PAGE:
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(This is the second in a series of four articles on the Four Cornerstones for Business Success.)

 In my previous article, I presented the Cornerstone of Purpose, which serves as the underlying foundation for your business. Sustainable success requires not only a viable business model, but a guiding vision and mission, with congruent and meaningful values. Being a contributing member of your community is also part of long-term business success.

 The second Cornerstone is Strategies. This is the intellectual aspect of your business, the place where intelligence, research, reasoning, analysis, and judgment rightfully prevail.  A strategy is a chosen path, a conscious commitment to a set of actions based on the analysis of information, selected for the purpose of  achieving the company’s goals, and shaped by its vision and values.  The caliber of its strategies separates a successful company from a mediocre one. At a minimum, strategies must be sound, and ideally, innovative. Strategies are necessary for each of the basic business functions, including: finance, product/service development and delivery, human resources, and marketing/sales.

 Each functional area merits its own mini-strategic plan, and the company's overall Strategic Plan then serves to ensure the coordination of all the elements of the enterprise. Each part of the whole must have its own strategic integrity as well as fit smoothly into the overall organization, each part supporting and complementing the other elements. A degree of creative tension between the functions is natural, and quite valuable, but irreconcilable differences or unresolved conflicts between functional areas will significantly weaken   a business.

After the functional areas of a business are clearly defined, we can consider its structure. How is the work organized? How are the parts related to the whole? Your organizational structure can either facilitate or hinder your work.  With contemporary developments in workplace technology, changing cultural norms, and advances in the field of knowledge management, the preferred structures of organizations have evolved dramatically. We now see less hierarchy, more employee participation, and more self-directed, virtual and project-based teams. The management and leadership challenge is to design a dynamic organizational structure that is logical and effective in achieving its purpose – coordinating and streamlining the work of the people in your organization.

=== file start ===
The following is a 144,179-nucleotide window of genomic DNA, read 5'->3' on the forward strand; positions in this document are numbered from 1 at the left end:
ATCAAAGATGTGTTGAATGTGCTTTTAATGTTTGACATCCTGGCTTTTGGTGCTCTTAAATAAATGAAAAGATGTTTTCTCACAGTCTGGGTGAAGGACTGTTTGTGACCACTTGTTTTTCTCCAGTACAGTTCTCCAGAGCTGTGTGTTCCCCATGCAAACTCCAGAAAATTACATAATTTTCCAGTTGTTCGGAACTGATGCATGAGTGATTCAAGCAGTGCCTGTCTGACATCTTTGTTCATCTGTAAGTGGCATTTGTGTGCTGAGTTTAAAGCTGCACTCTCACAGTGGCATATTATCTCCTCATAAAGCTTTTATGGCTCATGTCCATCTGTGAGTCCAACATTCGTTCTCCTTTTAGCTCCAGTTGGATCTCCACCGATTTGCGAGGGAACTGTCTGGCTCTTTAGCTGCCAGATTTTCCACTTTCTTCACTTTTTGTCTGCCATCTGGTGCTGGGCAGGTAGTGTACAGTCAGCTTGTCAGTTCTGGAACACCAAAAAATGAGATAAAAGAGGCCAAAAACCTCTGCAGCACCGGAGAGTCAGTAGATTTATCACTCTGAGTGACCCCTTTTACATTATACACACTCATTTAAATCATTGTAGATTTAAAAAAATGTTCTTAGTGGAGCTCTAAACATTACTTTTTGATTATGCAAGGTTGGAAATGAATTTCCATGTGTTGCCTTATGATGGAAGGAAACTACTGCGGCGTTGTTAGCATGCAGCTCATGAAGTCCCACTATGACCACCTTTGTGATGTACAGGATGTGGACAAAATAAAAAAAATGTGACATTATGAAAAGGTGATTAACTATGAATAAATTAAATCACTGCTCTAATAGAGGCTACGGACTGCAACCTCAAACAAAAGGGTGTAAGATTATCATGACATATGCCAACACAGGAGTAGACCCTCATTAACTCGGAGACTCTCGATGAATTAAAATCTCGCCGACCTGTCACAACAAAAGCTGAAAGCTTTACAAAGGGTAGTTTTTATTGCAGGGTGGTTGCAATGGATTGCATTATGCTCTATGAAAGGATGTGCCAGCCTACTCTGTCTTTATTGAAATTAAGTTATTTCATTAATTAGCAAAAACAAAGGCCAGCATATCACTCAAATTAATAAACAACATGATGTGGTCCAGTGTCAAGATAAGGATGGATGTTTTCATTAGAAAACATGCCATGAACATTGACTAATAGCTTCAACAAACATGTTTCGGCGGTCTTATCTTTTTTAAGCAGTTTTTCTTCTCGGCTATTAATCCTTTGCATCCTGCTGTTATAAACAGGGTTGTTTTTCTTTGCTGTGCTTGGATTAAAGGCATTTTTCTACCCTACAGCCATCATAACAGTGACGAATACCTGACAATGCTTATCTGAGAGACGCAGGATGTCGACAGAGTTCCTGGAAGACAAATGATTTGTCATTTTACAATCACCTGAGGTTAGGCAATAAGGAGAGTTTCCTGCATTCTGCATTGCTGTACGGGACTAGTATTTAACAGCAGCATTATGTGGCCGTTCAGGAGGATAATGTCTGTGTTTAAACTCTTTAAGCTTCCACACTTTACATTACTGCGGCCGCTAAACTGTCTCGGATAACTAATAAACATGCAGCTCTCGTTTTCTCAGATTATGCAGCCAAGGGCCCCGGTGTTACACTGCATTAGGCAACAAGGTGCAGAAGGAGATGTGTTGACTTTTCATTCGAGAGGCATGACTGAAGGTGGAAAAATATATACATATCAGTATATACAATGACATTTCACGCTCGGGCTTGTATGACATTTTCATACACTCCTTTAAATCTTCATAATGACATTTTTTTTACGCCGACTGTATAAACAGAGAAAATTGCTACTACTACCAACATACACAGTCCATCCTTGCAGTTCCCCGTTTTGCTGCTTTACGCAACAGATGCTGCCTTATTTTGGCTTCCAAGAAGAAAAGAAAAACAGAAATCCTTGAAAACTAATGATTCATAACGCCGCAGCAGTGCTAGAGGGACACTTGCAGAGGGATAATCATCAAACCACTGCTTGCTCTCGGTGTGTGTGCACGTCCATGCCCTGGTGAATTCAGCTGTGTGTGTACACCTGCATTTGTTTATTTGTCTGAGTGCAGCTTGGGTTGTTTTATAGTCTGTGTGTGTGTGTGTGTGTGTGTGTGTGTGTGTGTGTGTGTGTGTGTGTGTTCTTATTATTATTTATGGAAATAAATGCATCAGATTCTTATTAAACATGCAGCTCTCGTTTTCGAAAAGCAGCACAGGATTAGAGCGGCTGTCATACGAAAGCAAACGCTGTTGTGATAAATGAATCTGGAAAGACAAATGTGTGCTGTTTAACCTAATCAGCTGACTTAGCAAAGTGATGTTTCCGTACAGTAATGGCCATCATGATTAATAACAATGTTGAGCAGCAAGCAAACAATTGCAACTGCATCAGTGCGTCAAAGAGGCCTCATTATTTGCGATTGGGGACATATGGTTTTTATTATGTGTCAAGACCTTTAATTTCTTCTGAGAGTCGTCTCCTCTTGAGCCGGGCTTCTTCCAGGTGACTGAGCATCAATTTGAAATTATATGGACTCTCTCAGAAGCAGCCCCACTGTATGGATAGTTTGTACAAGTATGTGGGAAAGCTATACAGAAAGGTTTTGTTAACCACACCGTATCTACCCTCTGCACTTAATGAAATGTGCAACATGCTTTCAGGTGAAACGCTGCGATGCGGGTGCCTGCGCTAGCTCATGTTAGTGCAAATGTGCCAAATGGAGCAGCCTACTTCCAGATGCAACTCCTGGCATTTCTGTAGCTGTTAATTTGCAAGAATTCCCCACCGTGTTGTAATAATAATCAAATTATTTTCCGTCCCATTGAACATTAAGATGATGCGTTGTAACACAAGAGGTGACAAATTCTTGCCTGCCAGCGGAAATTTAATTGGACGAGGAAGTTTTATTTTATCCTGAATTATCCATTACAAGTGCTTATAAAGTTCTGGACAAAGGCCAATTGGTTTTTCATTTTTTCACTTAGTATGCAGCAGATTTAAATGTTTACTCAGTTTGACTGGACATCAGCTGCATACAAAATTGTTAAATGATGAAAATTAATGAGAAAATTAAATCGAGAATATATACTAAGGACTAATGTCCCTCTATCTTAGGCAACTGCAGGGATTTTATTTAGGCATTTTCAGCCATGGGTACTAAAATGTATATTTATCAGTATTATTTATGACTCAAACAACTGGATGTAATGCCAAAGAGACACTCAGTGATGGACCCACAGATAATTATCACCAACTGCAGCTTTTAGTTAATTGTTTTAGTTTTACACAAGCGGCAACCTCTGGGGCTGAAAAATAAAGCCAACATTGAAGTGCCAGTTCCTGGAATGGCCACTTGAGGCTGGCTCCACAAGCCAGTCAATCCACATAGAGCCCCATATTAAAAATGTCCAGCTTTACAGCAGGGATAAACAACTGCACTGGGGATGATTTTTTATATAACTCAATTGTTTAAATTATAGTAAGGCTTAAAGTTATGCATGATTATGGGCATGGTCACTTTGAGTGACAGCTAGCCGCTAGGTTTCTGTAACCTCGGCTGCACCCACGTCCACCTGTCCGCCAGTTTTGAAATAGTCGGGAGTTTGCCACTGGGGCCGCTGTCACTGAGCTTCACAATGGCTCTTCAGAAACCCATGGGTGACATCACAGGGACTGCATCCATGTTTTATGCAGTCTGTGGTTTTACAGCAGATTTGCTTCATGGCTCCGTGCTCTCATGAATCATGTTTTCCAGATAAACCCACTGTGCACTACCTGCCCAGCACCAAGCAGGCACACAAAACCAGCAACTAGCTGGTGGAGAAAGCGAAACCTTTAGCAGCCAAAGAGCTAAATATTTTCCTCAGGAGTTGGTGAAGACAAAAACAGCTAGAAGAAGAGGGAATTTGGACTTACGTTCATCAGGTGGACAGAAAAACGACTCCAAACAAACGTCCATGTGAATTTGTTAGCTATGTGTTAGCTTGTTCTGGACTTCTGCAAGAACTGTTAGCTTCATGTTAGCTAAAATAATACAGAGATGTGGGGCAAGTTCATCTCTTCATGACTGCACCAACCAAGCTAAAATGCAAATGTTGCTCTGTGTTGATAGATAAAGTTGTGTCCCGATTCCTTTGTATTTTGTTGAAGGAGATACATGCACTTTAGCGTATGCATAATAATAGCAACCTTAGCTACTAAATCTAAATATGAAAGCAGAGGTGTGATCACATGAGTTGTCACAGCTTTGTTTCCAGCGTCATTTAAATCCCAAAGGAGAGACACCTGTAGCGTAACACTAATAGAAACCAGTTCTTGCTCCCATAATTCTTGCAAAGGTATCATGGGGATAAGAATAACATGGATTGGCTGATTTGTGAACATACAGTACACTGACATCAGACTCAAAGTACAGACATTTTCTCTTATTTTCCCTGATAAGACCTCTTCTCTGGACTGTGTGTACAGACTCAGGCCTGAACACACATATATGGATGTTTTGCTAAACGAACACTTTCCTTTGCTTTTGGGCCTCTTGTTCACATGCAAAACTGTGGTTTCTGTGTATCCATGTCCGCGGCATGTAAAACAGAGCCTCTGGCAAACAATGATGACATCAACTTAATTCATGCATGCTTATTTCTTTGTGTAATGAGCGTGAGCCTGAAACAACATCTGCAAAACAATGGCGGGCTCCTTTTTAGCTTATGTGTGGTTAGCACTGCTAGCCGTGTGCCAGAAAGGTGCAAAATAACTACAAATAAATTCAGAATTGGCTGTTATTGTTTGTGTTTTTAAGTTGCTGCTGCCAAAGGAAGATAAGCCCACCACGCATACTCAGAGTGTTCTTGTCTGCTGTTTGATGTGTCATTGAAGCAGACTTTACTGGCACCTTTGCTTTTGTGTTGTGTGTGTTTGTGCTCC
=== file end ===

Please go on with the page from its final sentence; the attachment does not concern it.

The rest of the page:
Organizational processes go hand in hand with organizational structure. What are the methods for doing the work of the organization?  What sets of systems are needed? How can service delivery or product creation become more efficient and  more satisfying for both workers and customers? The concept of continuous improvement comes under this umbrella. Processes are often temporary systems, which require regular evaluation and revision.

Strategies are also time-relative. What is the natural cycle of your business? What is its rhythm and how do you work with it? Optimal growth and sustainability require this continuum-of-time perspective, from the immediate to the overarching long view. Some company goals may be very long-range, while others are mid-range or short-term. Although goals frequently have a somewhat general time frame, the specific objectives required to reach each goal need to include a clear timeline, with explicit action steps and the commitment of resources. 

The Kunde Family Estate Winery provides an excellent illustration of the effective use of strategies. The company decided to capitalize on their exquisite asset of 1,850 acres of prime location in the famed Sonoma Valley wine region. They subsequently set in motion a series of action plans to convert their already attractive winery into an even more desirable “destination” for visitors. In a few short years, the friendly and casual winery transformed itself into a popular destination site, hosting a remarkable variety of events as well as wine tasting. In the process of aligning their strategies with their values, the winery garnered multiple awards for their environmental and conservation standards and their innovative programs to educate visitors and the community on sustainable wine growing practices.

 Developing intelligent strategies is a great opportunity for a company to artfully combine several skill sets: the discipline of information analysis, the willingness to learn the lessons of history and experience, the research required for insight and forecasting into the future, the importance of evaluating possible alternatives, the ability to conduct healthy, constructive dialogues that welcome and explore differing opinions, and nurturing a company culture that supports creative ideas for doing things in new ways.

  This brings us to the third cornerstone: Skills. Join us here next time for the Skills Cornerstone for Business Success.                   •••

 

Mary Luttrell is a business strategy advisor who has helped hundreds of companies increase their success, providing services in strategic planning, marketing, organizational development, meeting and retreat facilitation, and executive/leadership coaching. Ms. Luttrell is an ISO-Certified Management Consultant whose firm has been named one of the 100 Leading Management Consulting Firms in North America. Contact Mary at 707-887-2256 or thecoach@sonic.net and visit her website at www.maryluttrell.com.